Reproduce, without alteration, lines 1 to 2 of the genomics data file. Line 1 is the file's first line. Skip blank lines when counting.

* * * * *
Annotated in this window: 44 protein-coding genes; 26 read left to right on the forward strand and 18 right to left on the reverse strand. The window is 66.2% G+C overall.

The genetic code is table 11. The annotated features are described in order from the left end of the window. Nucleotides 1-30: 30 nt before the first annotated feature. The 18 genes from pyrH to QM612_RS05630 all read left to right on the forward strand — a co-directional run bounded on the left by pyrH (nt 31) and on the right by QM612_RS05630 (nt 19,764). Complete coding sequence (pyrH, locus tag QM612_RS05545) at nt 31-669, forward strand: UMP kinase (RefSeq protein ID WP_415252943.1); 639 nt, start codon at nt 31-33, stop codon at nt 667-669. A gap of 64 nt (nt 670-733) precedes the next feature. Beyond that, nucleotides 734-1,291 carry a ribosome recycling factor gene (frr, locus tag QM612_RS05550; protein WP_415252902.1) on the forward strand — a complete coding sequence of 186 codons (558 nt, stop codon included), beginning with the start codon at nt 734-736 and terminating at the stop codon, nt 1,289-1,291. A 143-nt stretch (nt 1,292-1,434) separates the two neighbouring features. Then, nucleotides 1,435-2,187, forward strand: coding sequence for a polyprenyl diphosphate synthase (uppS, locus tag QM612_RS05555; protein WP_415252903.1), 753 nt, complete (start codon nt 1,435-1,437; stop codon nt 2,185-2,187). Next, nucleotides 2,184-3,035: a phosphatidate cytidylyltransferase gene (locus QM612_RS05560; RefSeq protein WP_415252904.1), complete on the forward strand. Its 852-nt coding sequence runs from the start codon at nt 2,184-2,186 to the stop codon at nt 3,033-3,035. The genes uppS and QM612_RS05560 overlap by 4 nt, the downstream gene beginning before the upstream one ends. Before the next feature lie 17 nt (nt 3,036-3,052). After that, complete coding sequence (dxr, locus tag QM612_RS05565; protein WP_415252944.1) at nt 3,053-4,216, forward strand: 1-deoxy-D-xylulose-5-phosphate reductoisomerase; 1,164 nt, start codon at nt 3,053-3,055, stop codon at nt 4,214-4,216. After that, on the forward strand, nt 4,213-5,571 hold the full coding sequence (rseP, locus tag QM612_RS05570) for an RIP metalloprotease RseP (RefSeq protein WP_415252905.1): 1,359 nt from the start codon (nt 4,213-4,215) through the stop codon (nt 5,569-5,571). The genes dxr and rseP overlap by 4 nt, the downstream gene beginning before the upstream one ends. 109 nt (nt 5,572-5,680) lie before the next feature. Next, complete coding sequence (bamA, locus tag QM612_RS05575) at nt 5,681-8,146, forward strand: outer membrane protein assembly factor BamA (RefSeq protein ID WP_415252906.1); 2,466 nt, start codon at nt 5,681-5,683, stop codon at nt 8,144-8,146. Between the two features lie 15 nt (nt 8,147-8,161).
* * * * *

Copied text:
Annotated in this window: 44 protein-coding genes; 26 read left to right on the forward strand and 18 right to left on the reverse strand. The window is 66.2% G+C overall.

The genetic code is table 11. The annotated features are described in order from the left end of the window. Nucleotides 1-30: 30 nt before the first annotated feature. The 18 genes from pyrH to QM612_RS05630 all read left to right on the forward strand — a co-directional run bounded on the left by pyrH (nt 31) and on the right by QM612_RS05630 (nt 19,764). Complete coding sequence (pyrH, locus tag QM612_RS05545) at nt 31-669, forward strand: UMP kinase (RefSeq protein ID WP_415252943.1); 639 nt, start codon at nt 31-33, stop codon at nt 667-669. A gap of 64 nt (nt 670-733) precedes the next feature. Beyond that, nucleotides 734-1,291 carry a ribosome recycling factor gene (frr, locus tag QM612_RS05550; protein WP_415252902.1) on the forward strand — a complete coding sequence of 186 codons (558 nt, stop codon included), beginning with the start codon at nt 734-736 and terminating at the stop codon, nt 1,289-1,291. A 143-nt stretch (nt 1,292-1,434) separates the two neighbouring features. Then, nucleotides 1,435-2,187, forward strand: coding sequence for a polyprenyl diphosphate synthase (uppS, locus tag QM612_RS05555; protein WP_415252903.1), 753 nt, complete (start codon nt 1,435-1,437; stop codon nt 2,185-2,187). Next, nucleotides 2,184-3,035: a phosphatidate cytidylyltransferase gene (locus QM612_RS05560; RefSeq protein WP_415252904.1), complete on the forward strand. Its 852-nt coding sequence runs from the start codon at nt 2,184-2,186 to the stop codon at nt 3,033-3,035. The genes uppS and QM612_RS05560 overlap by 4 nt, the downstream gene beginning before the upstream one ends. Before the next feature lie 17 nt (nt 3,036-3,052). After that, complete coding sequence (dxr, locus tag QM612_RS05565; protein WP_415252944.1) at nt 3,053-4,216, forward strand: 1-deoxy-D-xylulose-5-phosphate reductoisomerase; 1,164 nt, start codon at nt 3,053-3,055, stop codon at nt 4,214-4,216. After that, on the forward strand, nt 4,213-5,571 hold the full coding sequence (rseP, locus tag QM612_RS05570) for an RIP metalloprotease RseP (RefSeq protein WP_415252905.1): 1,359 nt from the start codon (nt 4,213-4,215) through the stop codon (nt 5,569-5,571). The genes dxr and rseP overlap by 4 nt, the downstream gene beginning before the upstream one ends. 109 nt (nt 5,572-5,680) lie before the next feature. Next, complete coding sequence (bamA, locus tag QM612_RS05575) at nt 5,681-8,146, forward strand: outer membrane protein assembly factor BamA (RefSeq protein ID WP_415252906.1); 2,466 nt, start codon at nt 5,681-5,683, stop codon at nt 8,144-8,146. Between the two features lie 15 nt (nt 8,147-8,161).